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North Hills Monthly

Pysanky Easter Eggs: Preserving a Tradition and a Culture

Apr 02, 2017 12:05PM ● By Clare Heekin Lynch

Photos courtesy of Michael Kapeluck

Michael Kapeluck creates pysanky—elaborately decorated Easter eggs—using an old Ukrainian method taught to him by his mother. Casual observers may think that the eggs are a beautiful piece of art with carefully created and complex designs, but they are so much more than that. 

“They are a connection to my roots,” Kapeluck said.

Pysanky (pronounced PIH-sahn-kih) is a traditional craft in Ukraine and Poland. The word “pysanky” comes from the Ukrainian verb “pysaty” which means “to write.”

The method is similar to batik—patterns are drawn on eggs with wax, which then protects the covered areas from the dye that is applied. The egg is dipped in a series of colors, beginning with the lightest to darkest, alternating between wax applications. Whatever color is under the wax remains that color.

Once the last dark color is used, the wax is melted over a flame and wiped away to reveal the colorful design underneath. “The process uses colors and symbols that have special meanings in Ukrainian tradition–black for mortality, yellow for youth and happiness, red for divine love and the passion of Christ and so on,” Kapeluck explained.

The origin of the Easter egg goes back to pre-Christian times. “The egg represents life, and there is a sacred element involved in the designs—a type of calling out to the gods and goddesses for health, fertility, love, and wealth,” Kapeluck said. 

When Christianity spread to Ukraine, the pre-Christian symbols used were given Christian associations and pysanky became a form of folk art connected to Easter. “As examples, a triangle that once spoke of the three elements—earth, fire, and air—now celebrates the Holy Trinity. The Cross, which depicted the rising sun, became the symbol of the risen Christ,” Kapeluck continued.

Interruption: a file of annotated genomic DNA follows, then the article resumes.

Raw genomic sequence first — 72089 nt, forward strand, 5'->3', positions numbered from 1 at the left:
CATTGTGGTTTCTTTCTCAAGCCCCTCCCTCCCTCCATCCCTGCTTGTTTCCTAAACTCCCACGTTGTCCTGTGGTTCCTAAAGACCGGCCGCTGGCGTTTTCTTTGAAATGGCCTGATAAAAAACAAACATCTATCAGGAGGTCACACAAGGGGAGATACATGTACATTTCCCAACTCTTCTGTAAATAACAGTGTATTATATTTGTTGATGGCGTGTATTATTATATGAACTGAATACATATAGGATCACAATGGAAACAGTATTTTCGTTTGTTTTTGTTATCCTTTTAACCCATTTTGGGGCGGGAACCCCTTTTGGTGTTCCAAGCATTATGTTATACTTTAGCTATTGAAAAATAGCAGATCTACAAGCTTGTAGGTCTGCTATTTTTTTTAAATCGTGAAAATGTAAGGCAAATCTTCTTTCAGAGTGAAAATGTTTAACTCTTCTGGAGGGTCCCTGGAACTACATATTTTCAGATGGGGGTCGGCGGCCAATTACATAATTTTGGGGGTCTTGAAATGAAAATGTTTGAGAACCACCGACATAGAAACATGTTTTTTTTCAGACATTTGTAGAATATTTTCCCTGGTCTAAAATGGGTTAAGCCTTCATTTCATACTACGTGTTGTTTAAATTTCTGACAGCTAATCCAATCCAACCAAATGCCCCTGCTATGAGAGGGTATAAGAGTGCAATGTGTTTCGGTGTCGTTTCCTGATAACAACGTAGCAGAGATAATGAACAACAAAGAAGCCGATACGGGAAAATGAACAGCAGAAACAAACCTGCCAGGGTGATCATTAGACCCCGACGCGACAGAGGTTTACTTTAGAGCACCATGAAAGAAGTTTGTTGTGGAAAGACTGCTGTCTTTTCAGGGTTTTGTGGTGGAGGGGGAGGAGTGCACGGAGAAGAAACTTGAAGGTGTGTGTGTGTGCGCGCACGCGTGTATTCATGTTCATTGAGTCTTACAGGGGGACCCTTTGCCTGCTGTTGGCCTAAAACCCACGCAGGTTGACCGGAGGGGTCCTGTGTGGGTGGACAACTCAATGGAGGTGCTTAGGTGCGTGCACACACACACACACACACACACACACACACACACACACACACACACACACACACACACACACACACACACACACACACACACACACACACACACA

What is amazing about the Pysanky art form, however, is not just its longevity over the generations, but its victory over hardship and tyranny. “It survived periods of starvation in the Ukraine and years of war,” said Kapeluck. “It survived Communist rule, when religious practices were outlawed.” 

When the Soviet Union broke up and Ukraine regained independence in 1991, the work of many Ukrainian pysanky artists suddenly re-emerged. “I believe immigration is what kept this tradition alive,” said Kapeluck.

Kapeluck’s mother was the daughter of immigrants and her passion for the art is what inspired her to spearhead the annual egg sale at the parish of St. Peter & St. Paul Ukrainian Orthodox Church in Carnegie as a fundraiser for the church. “Over the years, my mom, along with other ladies in the parish, spent Sunday afternoons teaching egg decorating to anyone who wanted to learn how to preserve the art form and the culture,” said Kapeluck. “That’s how I learned.” 

He added that for some, the process of creating the designs is meditative. “Intricate, detailed work allows the mind to focus on the spiritual,” he said. “The artists decorate from their souls.”

While artists from the church are often asked to hold mini pysanky egg decorating workshops in libraries and community centers around the region, community residents are invited to the parish on Saturday, April 1, to try it themselves. The three-hour classes are limited in size and open to all ages, and reservations will be required. “It’s important to keep this wonderful tradition going,” said Kapeluck. “We’re proud of our heritage and the skills of our artists.”

Kapeluck and his fellow artists will display and sell examples of their work on Sunday, April 9, during the Church’s 50th annual Ukrainian Easter Egg Sale. Featuring more than 1,200 handcrafted Ukrainian Easter eggs, and more than 300 specialty eggs (including goose, ostrich, wooden, glass, beaded, and Austrian, to name a few), the event will also showcase folk arts and crafts from the Ukraine. 

“There will be wood carving, vintage Ukrainian porcelains, embroidered towels/scarves, jewelry, and so much more,” Kapeluck said. In addition, guests will get to enjoy basket raffles, door prizes and delicious Ukrainian foods (including kielbasa, pierogies, stuffed cabbage, halushki, homemade breads and baked goods). 

“We will also host Church tours and a parish museum display throughout the day – there’s something for everyone!” said Kapeluck.

For more information, visit St. Peter & St. Paul Ukrainian Orthodox Church on Facebook or go to their website at